Take Charge of your Memories
Organize, Scan and Save: Family photo storage solutions
It’s well worth the trouble to organize your memories. Imagine having treasured family photos just a click away. Or making a picture book by simply selecting images from different years from your photo library! And best of all, you can fit that long-awaited treadmill in the space vacated by your cartons of photos. But don’t just dream, act now and before you know it, your entire collection of pictures and films can be neatly compacted onto an external hard drive, flash drive, DVDs or online. Here’s how to begin.
Take an inventory
This is the most crucial step. It reveals your requirements in terms of supplies and time needed to complete this endeavor. How many negatives, videos, slides and prints do you have? Which images need to be restored (because of age, damage, or poor storage)?
Start by creating a photo library on your computer or online. This will be the heart of your storage. It can be an online photo storage site (like Flickr), a simple folder system on your computer or a photo organization application like Picasa or iPhoto.
Working with negatives or slides
1 Begin with negatives and slides. Consider shelf-life—everything degrades in quality over time. Select the oldest negatives to work with first, progressing towards the most current. Sort the negatives chronologically, keeping each roll separate and dating them if undated.
2 Clean if necessary.
3 File them into negative sleeves.
4 Convert them into digital files.
Begin by sorting and dating all the negatives. Hold them by the edges; be careful not to touch them in the center. If your negatives have been largely untouched and in their original pockets, they should be clean. If not, canned air or a non-abrasive brush (photo shops sell them) will remove dust and debris from the surface. If any further cleaning is required, then gently apply isopropyl alcohol (98 percent or higher) with cotton or a soft non-abrasive cloth and let dry completely before storing. This may not be ideal for microfilms or pre-1950 nitrate films, so double-check with a photo shop before you clean.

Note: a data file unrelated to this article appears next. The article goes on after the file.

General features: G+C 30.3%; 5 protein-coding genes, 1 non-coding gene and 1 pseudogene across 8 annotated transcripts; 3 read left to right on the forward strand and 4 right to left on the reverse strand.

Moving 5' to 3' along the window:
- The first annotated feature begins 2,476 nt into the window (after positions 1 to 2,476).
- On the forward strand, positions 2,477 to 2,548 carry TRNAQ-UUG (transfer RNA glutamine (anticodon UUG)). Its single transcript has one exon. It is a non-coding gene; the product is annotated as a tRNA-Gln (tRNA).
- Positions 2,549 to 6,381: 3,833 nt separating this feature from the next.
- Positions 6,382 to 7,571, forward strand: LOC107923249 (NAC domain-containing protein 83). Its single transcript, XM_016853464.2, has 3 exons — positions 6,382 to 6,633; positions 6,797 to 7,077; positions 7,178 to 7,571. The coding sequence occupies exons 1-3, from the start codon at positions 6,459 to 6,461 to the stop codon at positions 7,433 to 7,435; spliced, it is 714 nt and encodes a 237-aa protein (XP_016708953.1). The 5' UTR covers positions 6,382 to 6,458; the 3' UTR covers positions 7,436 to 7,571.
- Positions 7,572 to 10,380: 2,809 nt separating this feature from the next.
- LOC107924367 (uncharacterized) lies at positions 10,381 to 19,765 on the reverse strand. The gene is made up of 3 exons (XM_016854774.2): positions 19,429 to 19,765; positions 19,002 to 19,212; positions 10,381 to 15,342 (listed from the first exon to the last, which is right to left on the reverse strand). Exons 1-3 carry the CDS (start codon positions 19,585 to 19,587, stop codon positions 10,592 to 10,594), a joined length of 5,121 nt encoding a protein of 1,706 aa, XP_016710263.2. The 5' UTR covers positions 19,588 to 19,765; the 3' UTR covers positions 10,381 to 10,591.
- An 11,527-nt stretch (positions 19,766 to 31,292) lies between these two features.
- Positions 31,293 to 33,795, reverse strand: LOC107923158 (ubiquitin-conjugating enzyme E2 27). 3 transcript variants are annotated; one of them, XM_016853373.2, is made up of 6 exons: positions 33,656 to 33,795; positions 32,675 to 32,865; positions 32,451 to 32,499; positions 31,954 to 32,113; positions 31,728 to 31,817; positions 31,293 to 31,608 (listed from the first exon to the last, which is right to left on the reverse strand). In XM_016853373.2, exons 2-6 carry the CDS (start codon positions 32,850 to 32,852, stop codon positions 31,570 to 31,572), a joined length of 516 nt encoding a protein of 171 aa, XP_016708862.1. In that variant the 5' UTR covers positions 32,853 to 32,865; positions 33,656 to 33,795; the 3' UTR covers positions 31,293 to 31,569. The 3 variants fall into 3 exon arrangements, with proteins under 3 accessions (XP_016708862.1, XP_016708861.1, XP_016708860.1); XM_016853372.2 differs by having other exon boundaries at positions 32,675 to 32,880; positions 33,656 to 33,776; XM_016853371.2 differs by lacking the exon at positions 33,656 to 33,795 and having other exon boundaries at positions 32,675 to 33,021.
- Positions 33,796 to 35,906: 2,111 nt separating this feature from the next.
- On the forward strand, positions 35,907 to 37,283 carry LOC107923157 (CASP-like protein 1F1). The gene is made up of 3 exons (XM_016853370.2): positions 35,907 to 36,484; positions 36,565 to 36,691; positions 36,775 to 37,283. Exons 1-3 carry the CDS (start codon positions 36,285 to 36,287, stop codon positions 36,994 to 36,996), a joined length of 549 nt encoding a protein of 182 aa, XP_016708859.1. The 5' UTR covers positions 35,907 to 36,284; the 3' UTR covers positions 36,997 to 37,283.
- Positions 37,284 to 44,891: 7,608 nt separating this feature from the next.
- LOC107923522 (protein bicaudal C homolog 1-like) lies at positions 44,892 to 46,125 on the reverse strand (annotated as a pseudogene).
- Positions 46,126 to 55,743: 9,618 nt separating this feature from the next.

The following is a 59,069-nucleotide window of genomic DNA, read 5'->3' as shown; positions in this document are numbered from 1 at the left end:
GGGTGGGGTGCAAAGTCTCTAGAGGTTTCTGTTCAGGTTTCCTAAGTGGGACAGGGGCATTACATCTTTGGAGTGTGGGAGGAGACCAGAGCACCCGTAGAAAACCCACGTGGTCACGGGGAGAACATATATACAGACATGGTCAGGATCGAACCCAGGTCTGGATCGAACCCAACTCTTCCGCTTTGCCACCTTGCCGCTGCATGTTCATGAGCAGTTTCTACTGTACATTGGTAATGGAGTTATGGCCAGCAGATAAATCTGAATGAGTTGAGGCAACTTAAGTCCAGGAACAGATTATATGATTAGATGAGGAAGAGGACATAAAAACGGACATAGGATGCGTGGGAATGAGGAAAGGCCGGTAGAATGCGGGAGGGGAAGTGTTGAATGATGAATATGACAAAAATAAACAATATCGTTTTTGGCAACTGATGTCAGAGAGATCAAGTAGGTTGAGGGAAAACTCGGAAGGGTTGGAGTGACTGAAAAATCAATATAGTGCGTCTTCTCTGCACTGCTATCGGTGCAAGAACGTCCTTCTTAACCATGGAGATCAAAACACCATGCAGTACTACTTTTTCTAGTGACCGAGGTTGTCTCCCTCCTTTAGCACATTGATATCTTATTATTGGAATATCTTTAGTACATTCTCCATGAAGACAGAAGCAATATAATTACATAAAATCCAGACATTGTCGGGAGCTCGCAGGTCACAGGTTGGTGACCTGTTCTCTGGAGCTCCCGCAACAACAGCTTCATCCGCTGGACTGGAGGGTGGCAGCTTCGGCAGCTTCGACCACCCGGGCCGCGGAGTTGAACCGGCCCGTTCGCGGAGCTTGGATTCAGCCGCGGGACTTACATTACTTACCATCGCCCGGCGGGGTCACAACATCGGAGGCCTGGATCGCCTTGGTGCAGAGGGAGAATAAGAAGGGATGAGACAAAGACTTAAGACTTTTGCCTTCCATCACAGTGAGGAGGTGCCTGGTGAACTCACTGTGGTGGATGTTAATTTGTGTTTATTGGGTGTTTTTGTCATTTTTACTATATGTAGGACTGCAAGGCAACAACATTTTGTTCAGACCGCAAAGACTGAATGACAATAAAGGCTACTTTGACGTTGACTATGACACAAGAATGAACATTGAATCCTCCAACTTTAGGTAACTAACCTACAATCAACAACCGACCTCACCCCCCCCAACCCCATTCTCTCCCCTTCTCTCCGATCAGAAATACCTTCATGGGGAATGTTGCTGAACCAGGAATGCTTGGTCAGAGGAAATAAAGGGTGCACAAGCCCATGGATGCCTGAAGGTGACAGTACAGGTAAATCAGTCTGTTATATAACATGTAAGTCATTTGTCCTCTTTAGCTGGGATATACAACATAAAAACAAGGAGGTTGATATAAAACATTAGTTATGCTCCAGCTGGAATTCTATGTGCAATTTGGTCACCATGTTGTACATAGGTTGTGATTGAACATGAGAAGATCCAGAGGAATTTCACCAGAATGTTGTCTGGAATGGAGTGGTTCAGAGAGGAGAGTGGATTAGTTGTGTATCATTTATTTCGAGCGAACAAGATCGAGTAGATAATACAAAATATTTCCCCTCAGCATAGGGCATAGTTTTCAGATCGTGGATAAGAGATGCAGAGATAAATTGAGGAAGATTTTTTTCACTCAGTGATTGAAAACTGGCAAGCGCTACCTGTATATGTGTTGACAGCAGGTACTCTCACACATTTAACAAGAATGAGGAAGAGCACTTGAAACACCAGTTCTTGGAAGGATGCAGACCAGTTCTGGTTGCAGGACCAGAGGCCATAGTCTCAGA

Depending on the number of negatives you have, you can order sleeves online or from a photographic store. Carefully insert each strip into the sleeves by holding the frame to avoid fingerprints. Three-holed sleeves work wonderfully, as you can file them into PVC-free and acid-free binders. Record the date/place on the sleeves with acid-free ink. You can arrange them in chronological order for better organization.
The easiest way to backup negatives is to convert them into digital prints. Several photo shops offer this service. Some companies take negatives and convert them into digital files on CD. Always upload pictures from the CDs into your computer photo library, using your external hard drive as a second backup. Store the original CDs safely in jewel cases. It’s a smart idea to store backups in your safety deposit box or give them to another family member who doesn’t live in San Diego.
You can also scan prints and negatives at home. A good scanner can cost a lot of money, so if you have a high volume of scanning that needs to be done, you can invest in a mid-priced scanner. However, the quality will be not be the highest. Drum scanners, which professionals use, are far superior to flat-bed scanners, but cost thousands of dollars. Your best bet is to use a photo-lab for top quality and minimal effort.
This is the most tedious process of all. Plowing through hundreds of photographs can be time-consuming. To minimize the amount of storage space needed, ruthlessly discard prints, especially duplicates, bad prints and unknown pictures (yes, we all have those!) after checking that you have the original negatives or digital versions. They can be re-printed anytime. You will amaze yourself with the space immediately created!
You can store the remaining pictures in acid-free photo boxes, and those that need to be converted or have no corresponding negative can be scanned and stored as digital images.
Many places convert old videos and films (VHS, Beta, Super 8, 8 and 16 mm, or reel-to-reel) into digital files or DVDs for as low as 10 cents per foot of film. If you have extremely old films that need to be restored, the cost can rise as care needs to be taken while working with the film. Upload the digital files into your storage archives.
Restoring old memories
Damaged or very old negatives, prints, slides or film may require professional restoration. This service is expensive, but is a priceless investment in those golden memories!
Popular online photo storage and sharing sites:
Geeta Shreedar is a freelancer. She recently re-organized the family photos and films into a convenient digital format, allowing for more space in an over-crowded garage!